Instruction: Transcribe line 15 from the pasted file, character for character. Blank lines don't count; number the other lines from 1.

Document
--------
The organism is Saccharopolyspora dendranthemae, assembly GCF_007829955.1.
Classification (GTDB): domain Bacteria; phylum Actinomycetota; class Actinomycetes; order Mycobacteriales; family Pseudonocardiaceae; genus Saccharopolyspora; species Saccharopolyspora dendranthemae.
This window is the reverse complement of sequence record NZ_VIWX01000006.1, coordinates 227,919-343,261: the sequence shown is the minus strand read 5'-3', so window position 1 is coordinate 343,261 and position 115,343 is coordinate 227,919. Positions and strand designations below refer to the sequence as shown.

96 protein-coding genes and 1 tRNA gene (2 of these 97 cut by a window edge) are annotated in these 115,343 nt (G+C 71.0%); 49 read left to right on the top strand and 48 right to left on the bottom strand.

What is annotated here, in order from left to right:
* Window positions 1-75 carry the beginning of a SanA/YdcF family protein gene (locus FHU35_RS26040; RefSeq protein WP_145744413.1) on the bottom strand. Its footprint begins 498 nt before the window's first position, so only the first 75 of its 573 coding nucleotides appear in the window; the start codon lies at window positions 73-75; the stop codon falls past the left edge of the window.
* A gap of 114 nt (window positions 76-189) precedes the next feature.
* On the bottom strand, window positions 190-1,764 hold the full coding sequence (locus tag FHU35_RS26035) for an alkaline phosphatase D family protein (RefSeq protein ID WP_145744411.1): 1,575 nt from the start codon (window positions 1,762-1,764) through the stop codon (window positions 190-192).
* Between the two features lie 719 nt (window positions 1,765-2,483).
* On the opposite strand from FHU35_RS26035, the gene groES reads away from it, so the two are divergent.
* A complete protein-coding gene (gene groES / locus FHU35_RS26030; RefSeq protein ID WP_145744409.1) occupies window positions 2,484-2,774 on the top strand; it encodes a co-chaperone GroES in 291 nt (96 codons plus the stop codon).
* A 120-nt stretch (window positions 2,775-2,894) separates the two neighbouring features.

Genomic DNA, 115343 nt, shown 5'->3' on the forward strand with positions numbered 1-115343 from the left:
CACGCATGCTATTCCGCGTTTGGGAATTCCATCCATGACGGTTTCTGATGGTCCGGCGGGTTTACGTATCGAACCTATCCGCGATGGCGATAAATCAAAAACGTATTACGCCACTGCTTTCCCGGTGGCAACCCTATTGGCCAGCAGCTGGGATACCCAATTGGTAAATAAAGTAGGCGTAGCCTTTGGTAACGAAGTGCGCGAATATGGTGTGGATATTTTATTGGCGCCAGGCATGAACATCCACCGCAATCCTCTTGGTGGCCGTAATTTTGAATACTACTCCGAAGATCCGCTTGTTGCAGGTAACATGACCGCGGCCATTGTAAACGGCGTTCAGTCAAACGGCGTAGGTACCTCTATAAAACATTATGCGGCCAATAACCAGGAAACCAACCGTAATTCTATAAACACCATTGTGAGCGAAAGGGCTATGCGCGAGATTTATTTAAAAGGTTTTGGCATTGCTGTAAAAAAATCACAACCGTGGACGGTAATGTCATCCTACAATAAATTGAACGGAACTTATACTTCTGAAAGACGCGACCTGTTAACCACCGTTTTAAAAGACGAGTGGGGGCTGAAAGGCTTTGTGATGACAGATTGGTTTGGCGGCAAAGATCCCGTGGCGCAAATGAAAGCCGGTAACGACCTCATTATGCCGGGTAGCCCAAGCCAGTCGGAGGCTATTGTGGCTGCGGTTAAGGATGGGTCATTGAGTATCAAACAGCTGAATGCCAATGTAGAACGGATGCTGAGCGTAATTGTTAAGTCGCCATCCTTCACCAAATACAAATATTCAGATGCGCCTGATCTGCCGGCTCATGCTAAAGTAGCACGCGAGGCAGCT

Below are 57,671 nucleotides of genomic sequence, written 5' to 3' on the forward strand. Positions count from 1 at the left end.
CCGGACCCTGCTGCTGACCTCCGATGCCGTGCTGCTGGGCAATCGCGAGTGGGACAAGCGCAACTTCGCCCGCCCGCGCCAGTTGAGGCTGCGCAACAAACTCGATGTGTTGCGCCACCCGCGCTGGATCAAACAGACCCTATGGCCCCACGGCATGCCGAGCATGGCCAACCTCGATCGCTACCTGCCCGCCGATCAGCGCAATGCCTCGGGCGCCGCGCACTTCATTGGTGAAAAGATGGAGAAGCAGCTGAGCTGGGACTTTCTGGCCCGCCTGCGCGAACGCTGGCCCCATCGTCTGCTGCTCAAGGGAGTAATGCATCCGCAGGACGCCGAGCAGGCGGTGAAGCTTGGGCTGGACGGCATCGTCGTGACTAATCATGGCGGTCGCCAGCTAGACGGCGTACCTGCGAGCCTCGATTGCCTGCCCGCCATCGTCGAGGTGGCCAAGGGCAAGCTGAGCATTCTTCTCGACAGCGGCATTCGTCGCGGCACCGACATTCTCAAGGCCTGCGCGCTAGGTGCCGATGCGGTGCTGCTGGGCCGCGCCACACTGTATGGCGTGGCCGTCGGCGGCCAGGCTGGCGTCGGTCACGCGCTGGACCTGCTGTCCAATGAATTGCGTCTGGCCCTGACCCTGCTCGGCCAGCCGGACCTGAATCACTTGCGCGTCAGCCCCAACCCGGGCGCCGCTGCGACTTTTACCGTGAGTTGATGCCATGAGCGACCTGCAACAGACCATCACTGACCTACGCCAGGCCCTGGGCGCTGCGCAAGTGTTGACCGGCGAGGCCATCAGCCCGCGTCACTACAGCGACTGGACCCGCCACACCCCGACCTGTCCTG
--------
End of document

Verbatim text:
Below are 57,671 nucleotides of genomic sequence, written 5' to 3' on the forward strand. Positions count from 1 at the left end.